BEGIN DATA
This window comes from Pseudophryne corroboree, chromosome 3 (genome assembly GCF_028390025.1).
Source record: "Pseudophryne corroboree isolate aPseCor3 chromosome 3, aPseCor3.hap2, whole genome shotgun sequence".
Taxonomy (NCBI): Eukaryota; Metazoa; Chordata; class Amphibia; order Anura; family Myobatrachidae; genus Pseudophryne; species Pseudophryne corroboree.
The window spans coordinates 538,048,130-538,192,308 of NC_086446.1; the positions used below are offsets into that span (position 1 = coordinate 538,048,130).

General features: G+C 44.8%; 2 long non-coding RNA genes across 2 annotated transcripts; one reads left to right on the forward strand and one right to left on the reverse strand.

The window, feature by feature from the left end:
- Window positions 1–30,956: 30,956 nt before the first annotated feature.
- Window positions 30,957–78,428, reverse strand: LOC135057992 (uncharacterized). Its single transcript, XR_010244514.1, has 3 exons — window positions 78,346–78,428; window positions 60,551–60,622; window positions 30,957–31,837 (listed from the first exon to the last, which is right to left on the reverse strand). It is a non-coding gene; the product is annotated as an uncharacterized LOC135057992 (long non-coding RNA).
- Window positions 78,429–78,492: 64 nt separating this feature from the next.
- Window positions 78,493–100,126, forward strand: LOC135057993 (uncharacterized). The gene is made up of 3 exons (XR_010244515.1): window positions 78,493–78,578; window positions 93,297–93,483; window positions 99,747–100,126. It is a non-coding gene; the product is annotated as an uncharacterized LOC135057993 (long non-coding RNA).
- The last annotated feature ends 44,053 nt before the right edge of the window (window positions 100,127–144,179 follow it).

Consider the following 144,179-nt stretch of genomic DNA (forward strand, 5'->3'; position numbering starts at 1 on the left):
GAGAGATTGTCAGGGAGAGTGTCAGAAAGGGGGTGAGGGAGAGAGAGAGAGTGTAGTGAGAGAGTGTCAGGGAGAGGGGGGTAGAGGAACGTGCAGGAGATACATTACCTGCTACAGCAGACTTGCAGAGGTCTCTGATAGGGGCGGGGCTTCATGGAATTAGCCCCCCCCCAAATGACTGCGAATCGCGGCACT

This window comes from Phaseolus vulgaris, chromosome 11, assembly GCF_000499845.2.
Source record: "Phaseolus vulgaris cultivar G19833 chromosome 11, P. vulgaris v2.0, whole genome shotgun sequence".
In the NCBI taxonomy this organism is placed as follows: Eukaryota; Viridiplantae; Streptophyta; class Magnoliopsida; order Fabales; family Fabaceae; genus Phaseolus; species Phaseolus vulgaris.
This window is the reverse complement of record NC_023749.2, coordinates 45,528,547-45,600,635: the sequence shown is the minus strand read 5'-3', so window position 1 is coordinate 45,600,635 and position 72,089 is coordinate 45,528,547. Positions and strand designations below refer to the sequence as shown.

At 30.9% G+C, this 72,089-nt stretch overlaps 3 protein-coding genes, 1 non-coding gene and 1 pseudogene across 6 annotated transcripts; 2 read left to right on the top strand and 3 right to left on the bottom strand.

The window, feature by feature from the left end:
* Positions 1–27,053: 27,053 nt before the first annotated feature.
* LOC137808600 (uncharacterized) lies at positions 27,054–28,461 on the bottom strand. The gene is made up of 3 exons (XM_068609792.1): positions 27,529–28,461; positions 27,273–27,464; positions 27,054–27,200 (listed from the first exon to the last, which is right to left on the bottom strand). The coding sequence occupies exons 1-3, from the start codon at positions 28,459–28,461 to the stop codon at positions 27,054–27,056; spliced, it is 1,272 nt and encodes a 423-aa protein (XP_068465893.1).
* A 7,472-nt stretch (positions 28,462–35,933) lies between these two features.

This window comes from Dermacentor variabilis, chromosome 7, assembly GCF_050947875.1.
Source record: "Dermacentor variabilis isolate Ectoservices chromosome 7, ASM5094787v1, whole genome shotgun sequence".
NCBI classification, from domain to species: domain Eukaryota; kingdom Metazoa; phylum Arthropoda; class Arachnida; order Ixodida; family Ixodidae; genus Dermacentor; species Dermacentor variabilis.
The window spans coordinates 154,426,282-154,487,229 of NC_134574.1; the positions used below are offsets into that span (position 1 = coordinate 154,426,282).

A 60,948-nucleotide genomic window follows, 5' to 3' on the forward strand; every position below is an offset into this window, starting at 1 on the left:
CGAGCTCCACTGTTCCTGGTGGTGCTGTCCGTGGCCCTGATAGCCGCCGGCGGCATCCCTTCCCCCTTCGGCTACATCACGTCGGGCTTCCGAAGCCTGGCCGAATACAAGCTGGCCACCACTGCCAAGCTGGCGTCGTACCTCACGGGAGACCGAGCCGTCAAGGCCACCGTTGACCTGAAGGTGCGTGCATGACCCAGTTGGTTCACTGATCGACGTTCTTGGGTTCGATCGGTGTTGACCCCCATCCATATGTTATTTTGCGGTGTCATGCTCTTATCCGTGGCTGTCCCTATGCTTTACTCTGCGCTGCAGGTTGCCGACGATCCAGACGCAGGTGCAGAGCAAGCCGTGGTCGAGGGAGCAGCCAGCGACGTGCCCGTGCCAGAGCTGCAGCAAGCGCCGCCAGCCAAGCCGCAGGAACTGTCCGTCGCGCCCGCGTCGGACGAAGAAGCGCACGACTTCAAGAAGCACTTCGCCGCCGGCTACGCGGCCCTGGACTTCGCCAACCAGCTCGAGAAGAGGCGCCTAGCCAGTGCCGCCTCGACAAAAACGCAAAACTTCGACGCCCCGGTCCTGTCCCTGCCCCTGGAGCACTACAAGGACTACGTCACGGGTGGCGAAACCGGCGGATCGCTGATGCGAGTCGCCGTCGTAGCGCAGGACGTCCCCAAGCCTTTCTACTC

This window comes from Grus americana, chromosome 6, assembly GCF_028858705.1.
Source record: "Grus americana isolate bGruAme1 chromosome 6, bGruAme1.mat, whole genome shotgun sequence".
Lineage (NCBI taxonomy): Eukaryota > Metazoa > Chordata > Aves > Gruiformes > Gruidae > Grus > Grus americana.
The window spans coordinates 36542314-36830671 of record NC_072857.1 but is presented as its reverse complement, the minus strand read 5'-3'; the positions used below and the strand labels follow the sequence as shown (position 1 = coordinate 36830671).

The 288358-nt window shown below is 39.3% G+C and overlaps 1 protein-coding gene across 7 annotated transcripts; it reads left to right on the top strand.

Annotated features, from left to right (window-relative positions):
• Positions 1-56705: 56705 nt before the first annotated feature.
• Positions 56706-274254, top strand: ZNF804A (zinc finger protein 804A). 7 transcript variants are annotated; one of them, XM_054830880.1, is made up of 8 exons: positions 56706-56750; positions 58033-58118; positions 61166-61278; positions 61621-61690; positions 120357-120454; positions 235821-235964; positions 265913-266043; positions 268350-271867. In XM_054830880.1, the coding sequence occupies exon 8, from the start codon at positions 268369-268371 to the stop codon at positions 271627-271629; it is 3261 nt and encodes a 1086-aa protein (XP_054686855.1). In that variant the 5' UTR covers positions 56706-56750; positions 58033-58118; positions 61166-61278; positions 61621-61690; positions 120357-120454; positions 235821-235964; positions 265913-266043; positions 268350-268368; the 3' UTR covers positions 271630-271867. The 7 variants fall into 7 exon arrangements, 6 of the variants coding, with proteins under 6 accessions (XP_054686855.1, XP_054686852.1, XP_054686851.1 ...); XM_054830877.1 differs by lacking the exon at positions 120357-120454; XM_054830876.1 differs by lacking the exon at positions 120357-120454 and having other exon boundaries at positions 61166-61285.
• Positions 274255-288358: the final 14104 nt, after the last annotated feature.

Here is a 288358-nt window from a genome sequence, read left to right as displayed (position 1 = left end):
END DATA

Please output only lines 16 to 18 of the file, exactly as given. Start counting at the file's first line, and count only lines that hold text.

In the NCBI taxonomy this organism is placed as follows: Eukaryota; Viridiplantae; Streptophyta; class Magnoliopsida; order Fabales; family Fabaceae; genus Phaseolus; species Phaseolus vulgaris.
This window is the reverse complement of record NC_023749.2, coordinates 45,528,547-45,600,635: the sequence shown is the minus strand read 5'-3', so window position 1 is coordinate 45,600,635 and position 72,089 is coordinate 45,528,547. Positions and strand designations below refer to the sequence as shown.

At 30.9% G+C, this 72,089-nt stretch overlaps 3 protein-coding genes, 1 non-coding gene and 1 pseudogene across 6 annotated transcripts; 2 read left to right on the top strand and 3 right to left on the bottom strand.